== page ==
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Maritime senators issue plea for Ottawa to provide financial support to Maritime Bus

Last Updated Jan 19, 2021 at 3:54 pm EST

Omar Alghabra, Parliamentary Secretary to the Prime Minister attends a news conference on the Iran plane crash, Wednesday January 15, 2020 in Ottawa. The federal government says it will contribute to a national campaign to help cover funeral costs for families affected by the deadly plane crash in Iran earlier this month. THE CANADIAN PRESS/Adrian Wyld

OTTAWA — Twenty-one senators from the Maritimes are urging the federal government to provide financial assistance to an inter-city bus service that they say is in financial peril because of the COVID-19 pandemic.

The senators have sent a letter to federal Transport Minister Omar Alghabra, saying Maritime Bus provides an essential service to the health-care sector by transporting blood products and patients across the region.

As well, they say the service is particularly important for smaller rural towns and the francophone communities in northern New Brunswick.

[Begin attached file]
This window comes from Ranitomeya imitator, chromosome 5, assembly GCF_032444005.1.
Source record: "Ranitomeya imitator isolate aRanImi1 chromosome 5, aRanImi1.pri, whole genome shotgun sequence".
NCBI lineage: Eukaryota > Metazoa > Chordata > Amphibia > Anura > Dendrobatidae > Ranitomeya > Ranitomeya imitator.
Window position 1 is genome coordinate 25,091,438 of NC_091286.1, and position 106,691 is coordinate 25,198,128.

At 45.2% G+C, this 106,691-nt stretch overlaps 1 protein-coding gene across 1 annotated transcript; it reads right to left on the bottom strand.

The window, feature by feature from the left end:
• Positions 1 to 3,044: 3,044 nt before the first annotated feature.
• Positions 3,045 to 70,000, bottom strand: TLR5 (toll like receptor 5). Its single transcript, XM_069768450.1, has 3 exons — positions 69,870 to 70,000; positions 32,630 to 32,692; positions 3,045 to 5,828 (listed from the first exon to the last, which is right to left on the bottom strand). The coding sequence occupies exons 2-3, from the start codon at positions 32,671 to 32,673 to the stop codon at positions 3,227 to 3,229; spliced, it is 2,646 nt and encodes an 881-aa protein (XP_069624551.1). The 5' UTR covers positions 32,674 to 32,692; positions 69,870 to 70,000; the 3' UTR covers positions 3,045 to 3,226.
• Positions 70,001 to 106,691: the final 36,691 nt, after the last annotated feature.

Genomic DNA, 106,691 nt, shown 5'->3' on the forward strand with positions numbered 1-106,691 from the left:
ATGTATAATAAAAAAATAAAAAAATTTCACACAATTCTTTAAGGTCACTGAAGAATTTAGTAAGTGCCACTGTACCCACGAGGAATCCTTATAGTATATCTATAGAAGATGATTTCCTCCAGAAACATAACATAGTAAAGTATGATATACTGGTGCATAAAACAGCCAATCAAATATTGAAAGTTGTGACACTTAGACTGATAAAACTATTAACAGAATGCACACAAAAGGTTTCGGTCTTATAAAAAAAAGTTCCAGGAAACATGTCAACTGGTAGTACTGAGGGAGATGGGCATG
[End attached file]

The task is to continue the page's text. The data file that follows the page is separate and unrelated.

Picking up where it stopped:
The company has already requested support from the governments of Prince Edward Island, Nova Scotia and New Brunswick.

However, the senators say Maritime Bus is not eligible for various federal support programs, mainly because it is a for-profit enterprise.

The senators also note that Ottawa provided direct funding for Greyhound when it abandoned bus routes in Western Canada.

“Because of the inter-provincial nature of (Maritime Bus), and as a matter of regional fairness, we believe that federal support, tailored to the unique circumstances of the Maritimes, is warranted,” the letter says.

“As Via Rail service remains suspended and airlines continue to cut routes to the region, it is imperative that we preserve Maritime Bus service. A tailor-made, federal-provincial agreement is the best path forward.”

Earlier this month, the president of the company, Mike Cassidy, said he has cut routes because the number of Maritime Bus passengers fell from 191,000 in 2019 to just 69,000 in 2020. 

This report by The Canadian Press was first published Jan. 19, 2021.

The Canadian Press